Player: “Okay, this is a -4 to my roll because of posture, another -2 for attacking a side hex…”
GM: “Shouldn’t I be doing this?”
Player: “Oh, I was just helping…okay, and another -4 to range…”
GM: “No. Stop. Just roll.”
Player: “But…but the modifiers.”
GM: “I know the modifiers – you make the rolls.”
Even in realistic GURPS games (of which I rarely run) there are times when the game can just bog down because a) it’s GURPS and b) the players are likely trying to “help” you. This is good and bad. Good, because your players are invested and having them assist you like this means less look-ups for rules which means more time spent playing. Bad, because you’re giving away some of your autonomy as the GM to your players. You’re no longer solely dictating the die rolls. Your players are bogging down gameplay as much you would looking up rules.
That’s where “Shut up and roll” comes in. Lots of people who play RPGs – but especially us GURPSers – think that you must get the rules right. By not just saying “I think it’s -2 so let’s just go with that for now” you’re somehow violating the Gygaxian Convention of 1974. You’re not. As any seasoned player or GM will tell you, the point of an RPG is to have fun, not get everything absolutely perfectly “book” right. That’s for noobs and people obsessed with the rules (aka rules lawyers). That may sound harsh – but that’s what it is. The first you can train up, the second you should just avoid. So when you come to a situation that you as a GM don’t know just repeat the following to your player: “Go ahead and roll some dice.” Give it an appropriate modifier. Give it an appropriate chance. Go with your gut. Don’t waste time by looking for a half-remembered rule or section in the game book. You’re the GM and that means you are the guy leading your buddies to the fun, not away from it.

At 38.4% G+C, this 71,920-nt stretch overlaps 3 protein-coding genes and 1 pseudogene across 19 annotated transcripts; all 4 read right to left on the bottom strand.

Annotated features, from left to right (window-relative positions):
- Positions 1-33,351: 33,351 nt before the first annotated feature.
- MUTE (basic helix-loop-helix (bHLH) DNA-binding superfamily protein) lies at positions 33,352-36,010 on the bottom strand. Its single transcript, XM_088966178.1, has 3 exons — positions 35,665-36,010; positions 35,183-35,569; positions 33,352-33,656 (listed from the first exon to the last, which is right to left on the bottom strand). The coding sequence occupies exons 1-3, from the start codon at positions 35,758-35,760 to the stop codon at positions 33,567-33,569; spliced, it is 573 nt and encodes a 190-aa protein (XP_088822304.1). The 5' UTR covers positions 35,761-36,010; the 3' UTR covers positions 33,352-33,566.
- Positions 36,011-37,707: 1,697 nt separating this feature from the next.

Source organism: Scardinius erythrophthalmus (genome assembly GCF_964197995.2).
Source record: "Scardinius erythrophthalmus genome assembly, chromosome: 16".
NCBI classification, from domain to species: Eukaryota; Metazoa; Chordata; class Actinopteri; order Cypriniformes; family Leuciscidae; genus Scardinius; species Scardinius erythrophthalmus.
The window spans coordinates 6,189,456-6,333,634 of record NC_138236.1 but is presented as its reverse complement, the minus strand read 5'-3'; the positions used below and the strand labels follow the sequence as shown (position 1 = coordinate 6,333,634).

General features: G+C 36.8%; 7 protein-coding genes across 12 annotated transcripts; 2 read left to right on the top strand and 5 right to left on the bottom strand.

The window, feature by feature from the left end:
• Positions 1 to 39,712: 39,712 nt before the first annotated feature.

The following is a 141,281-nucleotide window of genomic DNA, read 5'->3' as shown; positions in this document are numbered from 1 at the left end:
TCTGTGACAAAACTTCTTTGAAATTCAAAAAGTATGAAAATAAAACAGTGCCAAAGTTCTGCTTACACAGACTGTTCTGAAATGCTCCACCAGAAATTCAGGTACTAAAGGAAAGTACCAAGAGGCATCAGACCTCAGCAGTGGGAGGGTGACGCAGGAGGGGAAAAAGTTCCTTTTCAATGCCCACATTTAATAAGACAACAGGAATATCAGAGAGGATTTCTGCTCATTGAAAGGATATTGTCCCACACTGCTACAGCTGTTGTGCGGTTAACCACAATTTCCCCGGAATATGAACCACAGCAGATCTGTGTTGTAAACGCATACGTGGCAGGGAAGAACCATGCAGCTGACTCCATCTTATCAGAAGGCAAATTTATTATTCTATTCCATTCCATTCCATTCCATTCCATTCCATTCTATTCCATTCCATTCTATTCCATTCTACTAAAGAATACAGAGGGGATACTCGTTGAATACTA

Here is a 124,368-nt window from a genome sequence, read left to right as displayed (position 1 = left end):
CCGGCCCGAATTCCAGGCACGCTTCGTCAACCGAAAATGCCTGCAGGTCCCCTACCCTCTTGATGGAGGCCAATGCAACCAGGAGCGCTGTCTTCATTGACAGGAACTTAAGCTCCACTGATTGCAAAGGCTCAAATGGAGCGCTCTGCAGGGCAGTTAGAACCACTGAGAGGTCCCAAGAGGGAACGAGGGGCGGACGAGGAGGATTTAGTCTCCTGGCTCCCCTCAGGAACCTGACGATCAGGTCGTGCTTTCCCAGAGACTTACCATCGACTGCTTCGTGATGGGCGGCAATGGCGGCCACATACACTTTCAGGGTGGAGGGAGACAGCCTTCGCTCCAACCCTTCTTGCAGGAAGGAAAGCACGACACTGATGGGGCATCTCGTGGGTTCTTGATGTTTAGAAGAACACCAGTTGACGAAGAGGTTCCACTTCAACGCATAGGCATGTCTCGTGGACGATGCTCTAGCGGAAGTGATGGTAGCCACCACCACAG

So what do you do when you have players who are trying to help, but are really slowing things down? Be nice. Tell them you appreciate the help, but you got this. They need to trust you that you’ll do the right thing. Most of the time they will. Alas, when you’re dealing with a rules lawyer this is likely the point where they will turn nasty. There is no way to fix a rules lawyer’s behavior – just boot them from your game. You’ll thank me later.
Picking Over the Bones
A think a key point here is that you shouldn’t be a jerk when talking to your players. Explain the situation to your player(s) tell them why you feel the way you do. Communication and trust – as with many activities in life such as friendship, love, or war – is key in gaming. The players must trust their GM and their GM must trust his players. Establishing a clear way for players to discuss any problems with the GM (and the other way round) is not just suggested, but required for games that you want to continue for more than a few sessions.